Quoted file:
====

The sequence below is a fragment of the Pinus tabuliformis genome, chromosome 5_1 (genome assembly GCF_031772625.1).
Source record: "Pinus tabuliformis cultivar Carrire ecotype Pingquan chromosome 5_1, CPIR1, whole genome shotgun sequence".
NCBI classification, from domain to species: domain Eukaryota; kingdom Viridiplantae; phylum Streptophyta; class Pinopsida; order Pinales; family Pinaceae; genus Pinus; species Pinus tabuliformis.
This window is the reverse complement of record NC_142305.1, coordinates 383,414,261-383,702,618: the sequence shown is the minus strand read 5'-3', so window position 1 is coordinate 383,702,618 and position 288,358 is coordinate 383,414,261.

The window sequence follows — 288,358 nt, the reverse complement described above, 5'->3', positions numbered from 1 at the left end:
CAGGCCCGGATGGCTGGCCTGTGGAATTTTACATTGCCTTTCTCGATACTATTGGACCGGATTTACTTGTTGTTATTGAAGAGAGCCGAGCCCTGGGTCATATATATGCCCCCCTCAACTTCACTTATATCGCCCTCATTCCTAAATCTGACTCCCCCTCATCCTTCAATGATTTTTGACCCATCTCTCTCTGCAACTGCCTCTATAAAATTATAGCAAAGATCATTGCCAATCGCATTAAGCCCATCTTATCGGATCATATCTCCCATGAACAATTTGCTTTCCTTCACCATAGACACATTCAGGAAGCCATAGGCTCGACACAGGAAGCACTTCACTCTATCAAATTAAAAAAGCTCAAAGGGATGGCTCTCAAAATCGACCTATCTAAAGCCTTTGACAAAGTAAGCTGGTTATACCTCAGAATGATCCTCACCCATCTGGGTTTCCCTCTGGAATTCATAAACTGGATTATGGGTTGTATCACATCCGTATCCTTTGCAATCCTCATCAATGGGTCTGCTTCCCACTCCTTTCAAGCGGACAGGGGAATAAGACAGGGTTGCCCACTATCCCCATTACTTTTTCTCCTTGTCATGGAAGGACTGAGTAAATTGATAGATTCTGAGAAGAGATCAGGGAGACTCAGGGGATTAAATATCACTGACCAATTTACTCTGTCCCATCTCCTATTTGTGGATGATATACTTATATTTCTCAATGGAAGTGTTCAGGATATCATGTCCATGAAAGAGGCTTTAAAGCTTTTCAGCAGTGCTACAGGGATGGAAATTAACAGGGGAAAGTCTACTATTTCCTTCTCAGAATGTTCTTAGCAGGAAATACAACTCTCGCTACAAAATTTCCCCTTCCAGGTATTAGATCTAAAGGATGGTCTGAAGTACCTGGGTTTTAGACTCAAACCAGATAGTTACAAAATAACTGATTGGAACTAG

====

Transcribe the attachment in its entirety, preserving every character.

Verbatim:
The sequence below is a fragment of the Pinus tabuliformis genome, chromosome 5_1 (genome assembly GCF_031772625.1).
Source record: "Pinus tabuliformis cultivar Carrire ecotype Pingquan chromosome 5_1, CPIR1, whole genome shotgun sequence".
NCBI classification, from domain to species: domain Eukaryota; kingdom Viridiplantae; phylum Streptophyta; class Pinopsida; order Pinales; family Pinaceae; genus Pinus; species Pinus tabuliformis.
This window is the reverse complement of record NC_142305.1, coordinates 383,414,261-383,702,618: the sequence shown is the minus strand read 5'-3', so window position 1 is coordinate 383,702,618 and position 288,358 is coordinate 383,414,261.

The window sequence follows — 288,358 nt, the reverse complement described above, 5'->3', positions numbered from 1 at the left end:
CAGGCCCGGATGGCTGGCCTGTGGAATTTTACATTGCCTTTCTCGATACTATTGGACCGGATTTACTTGTTGTTATTGAAGAGAGCCGAGCCCTGGGTCATATATATGCCCCCCTCAACTTCACTTATATCGCCCTCATTCCTAAATCTGACTCCCCCTCATCCTTCAATGATTTTTGACCCATCTCTCTCTGCAACTGCCTCTATAAAATTATAGCAAAGATCATTGCCAATCGCATTAAGCCCATCTTATCGGATCATATCTCCCATGAACAATTTGCTTTCCTTCACCATAGACACATTCAGGAAGCCATAGGCTCGACACAGGAAGCACTTCACTCTATCAAATTAAAAAAGCTCAAAGGGATGGCTCTCAAAATCGACCTATCTAAAGCCTTTGACAAAGTAAGCTGGTTATACCTCAGAATGATCCTCACCCATCTGGGTTTCCCTCTGGAATTCATAAACTGGATTATGGGTTGTATCACATCCGTATCCTTTGCAATCCTCATCAATGGGTCTGCTTCCCACTCCTTTCAAGCGGACAGGGGAATAAGACAGGGTTGCCCACTATCCCCATTACTTTTTCTCCTTGTCATGGAAGGACTGAGTAAATTGATAGATTCTGAGAAGAGATCAGGGAGACTCAGGGGATTAAATATCACTGACCAATTTACTCTGTCCCATCTCCTATTTGTGGATGATATACTTATATTTCTCAATGGAAGTGTTCAGGATATCATGTCCATGAAAGAGGCTTTAAAGCTTTTCAGCAGTGCTACAGGGATGGAAATTAACAGGGGAAAGTCTACTATTTCCTTCTCAGAATGTTCTTAGCAGGAAATACAACTCTCGCTACAAAATTTCCCCTTCCAGGTATTAGATCTAAAGGATGGTCTGAAGTACCTGGGTTTTAGACTCAAACCAGATAGTTACAAAATAACTGATTGGAACTAG